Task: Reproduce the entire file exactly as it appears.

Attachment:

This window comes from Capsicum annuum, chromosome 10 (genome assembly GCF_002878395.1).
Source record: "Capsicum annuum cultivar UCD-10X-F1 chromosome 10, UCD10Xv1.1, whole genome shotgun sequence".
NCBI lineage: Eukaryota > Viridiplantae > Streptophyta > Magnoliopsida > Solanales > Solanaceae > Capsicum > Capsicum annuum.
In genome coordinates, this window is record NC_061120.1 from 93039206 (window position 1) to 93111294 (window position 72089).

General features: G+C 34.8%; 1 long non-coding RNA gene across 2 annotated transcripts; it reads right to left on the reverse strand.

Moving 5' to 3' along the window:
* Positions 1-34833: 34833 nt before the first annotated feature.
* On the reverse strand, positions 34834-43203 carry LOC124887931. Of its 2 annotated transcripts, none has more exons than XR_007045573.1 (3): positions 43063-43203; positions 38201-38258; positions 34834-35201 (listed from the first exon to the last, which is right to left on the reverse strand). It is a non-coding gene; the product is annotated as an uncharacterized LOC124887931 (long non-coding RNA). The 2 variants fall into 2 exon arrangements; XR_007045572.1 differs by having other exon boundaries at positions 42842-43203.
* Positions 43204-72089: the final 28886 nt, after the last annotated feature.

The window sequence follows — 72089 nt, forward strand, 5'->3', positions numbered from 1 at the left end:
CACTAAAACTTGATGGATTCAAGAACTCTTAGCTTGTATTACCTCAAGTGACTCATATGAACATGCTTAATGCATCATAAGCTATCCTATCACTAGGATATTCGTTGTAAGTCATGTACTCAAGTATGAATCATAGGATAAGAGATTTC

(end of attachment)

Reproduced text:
This window comes from Capsicum annuum, chromosome 10 (genome assembly GCF_002878395.1).
Source record: "Capsicum annuum cultivar UCD-10X-F1 chromosome 10, UCD10Xv1.1, whole genome shotgun sequence".
NCBI lineage: Eukaryota > Viridiplantae > Streptophyta > Magnoliopsida > Solanales > Solanaceae > Capsicum > Capsicum annuum.
In genome coordinates, this window is record NC_061120.1 from 93039206 (window position 1) to 93111294 (window position 72089).

General features: G+C 34.8%; 1 long non-coding RNA gene across 2 annotated transcripts; it reads right to left on the reverse strand.

Moving 5' to 3' along the window:
* Positions 1-34833: 34833 nt before the first annotated feature.
* On the reverse strand, positions 34834-43203 carry LOC124887931. Of its 2 annotated transcripts, none has more exons than XR_007045573.1 (3): positions 43063-43203; positions 38201-38258; positions 34834-35201 (listed from the first exon to the last, which is right to left on the reverse strand). It is a non-coding gene; the product is annotated as an uncharacterized LOC124887931 (long non-coding RNA). The 2 variants fall into 2 exon arrangements; XR_007045572.1 differs by having other exon boundaries at positions 42842-43203.
* Positions 43204-72089: the final 28886 nt, after the last annotated feature.

The window sequence follows — 72089 nt, forward strand, 5'->3', positions numbered from 1 at the left end:
CACTAAAACTTGATGGATTCAAGAACTCTTAGCTTGTATTACCTCAAGTGACTCATATGAACATGCTTAATGCATCATAAGCTATCCTATCACTAGGATATTCGTTGTAAGTCATGTACTCAAGTATGAATCATAGGATAAGAGATTTC